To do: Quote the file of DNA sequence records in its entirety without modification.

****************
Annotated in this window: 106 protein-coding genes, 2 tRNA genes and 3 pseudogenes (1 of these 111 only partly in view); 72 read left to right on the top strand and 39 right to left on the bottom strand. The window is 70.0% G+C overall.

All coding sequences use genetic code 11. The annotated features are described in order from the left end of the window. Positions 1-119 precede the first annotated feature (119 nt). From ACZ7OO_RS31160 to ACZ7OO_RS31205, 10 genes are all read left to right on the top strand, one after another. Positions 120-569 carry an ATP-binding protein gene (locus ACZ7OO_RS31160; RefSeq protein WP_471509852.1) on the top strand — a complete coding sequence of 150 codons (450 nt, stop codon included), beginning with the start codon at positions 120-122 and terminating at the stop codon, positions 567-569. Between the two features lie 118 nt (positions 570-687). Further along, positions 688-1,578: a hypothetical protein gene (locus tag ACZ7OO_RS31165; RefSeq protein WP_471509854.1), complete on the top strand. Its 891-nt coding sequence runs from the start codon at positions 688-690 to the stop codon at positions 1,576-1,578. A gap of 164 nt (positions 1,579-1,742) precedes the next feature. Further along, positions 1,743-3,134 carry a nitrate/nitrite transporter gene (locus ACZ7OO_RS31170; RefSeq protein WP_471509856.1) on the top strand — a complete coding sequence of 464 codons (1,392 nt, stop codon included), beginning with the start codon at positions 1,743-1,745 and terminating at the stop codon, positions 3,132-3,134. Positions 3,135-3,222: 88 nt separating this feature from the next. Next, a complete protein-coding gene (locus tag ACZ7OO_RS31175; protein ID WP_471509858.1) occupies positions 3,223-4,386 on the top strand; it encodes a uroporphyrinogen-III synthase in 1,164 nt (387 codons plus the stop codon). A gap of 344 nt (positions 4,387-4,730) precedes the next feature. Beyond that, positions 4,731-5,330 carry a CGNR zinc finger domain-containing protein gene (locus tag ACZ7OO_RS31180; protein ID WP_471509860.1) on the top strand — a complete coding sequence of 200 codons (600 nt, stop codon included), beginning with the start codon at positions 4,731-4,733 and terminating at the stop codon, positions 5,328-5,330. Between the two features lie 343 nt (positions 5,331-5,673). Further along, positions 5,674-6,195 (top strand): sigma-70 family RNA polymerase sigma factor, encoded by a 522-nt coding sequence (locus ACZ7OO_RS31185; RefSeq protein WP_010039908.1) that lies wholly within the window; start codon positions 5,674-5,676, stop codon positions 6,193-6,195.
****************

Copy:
Annotated in this window: 106 protein-coding genes, 2 tRNA genes and 3 pseudogenes (1 of these 111 only partly in view); 72 read left to right on the top strand and 39 right to left on the bottom strand. The window is 70.0% G+C overall.

All coding sequences use genetic code 11. The annotated features are described in order from the left end of the window. Positions 1-119 precede the first annotated feature (119 nt). From ACZ7OO_RS31160 to ACZ7OO_RS31205, 10 genes are all read left to right on the top strand, one after another. Positions 120-569 carry an ATP-binding protein gene (locus ACZ7OO_RS31160; RefSeq protein WP_471509852.1) on the top strand — a complete coding sequence of 150 codons (450 nt, stop codon included), beginning with the start codon at positions 120-122 and terminating at the stop codon, positions 567-569. Between the two features lie 118 nt (positions 570-687). Further along, positions 688-1,578: a hypothetical protein gene (locus tag ACZ7OO_RS31165; RefSeq protein WP_471509854.1), complete on the top strand. Its 891-nt coding sequence runs from the start codon at positions 688-690 to the stop codon at positions 1,576-1,578. A gap of 164 nt (positions 1,579-1,742) precedes the next feature. Further along, positions 1,743-3,134 carry a nitrate/nitrite transporter gene (locus ACZ7OO_RS31170; RefSeq protein WP_471509856.1) on the top strand — a complete coding sequence of 464 codons (1,392 nt, stop codon included), beginning with the start codon at positions 1,743-1,745 and terminating at the stop codon, positions 3,132-3,134. Positions 3,135-3,222: 88 nt separating this feature from the next. Next, a complete protein-coding gene (locus tag ACZ7OO_RS31175; protein ID WP_471509858.1) occupies positions 3,223-4,386 on the top strand; it encodes a uroporphyrinogen-III synthase in 1,164 nt (387 codons plus the stop codon). A gap of 344 nt (positions 4,387-4,730) precedes the next feature. Beyond that, positions 4,731-5,330 carry a CGNR zinc finger domain-containing protein gene (locus tag ACZ7OO_RS31180; protein ID WP_471509860.1) on the top strand — a complete coding sequence of 200 codons (600 nt, stop codon included), beginning with the start codon at positions 4,731-4,733 and terminating at the stop codon, positions 5,328-5,330. Between the two features lie 343 nt (positions 5,331-5,673). Further along, positions 5,674-6,195 (top strand): sigma-70 family RNA polymerase sigma factor, encoded by a 522-nt coding sequence (locus ACZ7OO_RS31185; RefSeq protein WP_010039908.1) that lies wholly within the window; start codon positions 5,674-5,676, stop codon positions 6,193-6,195.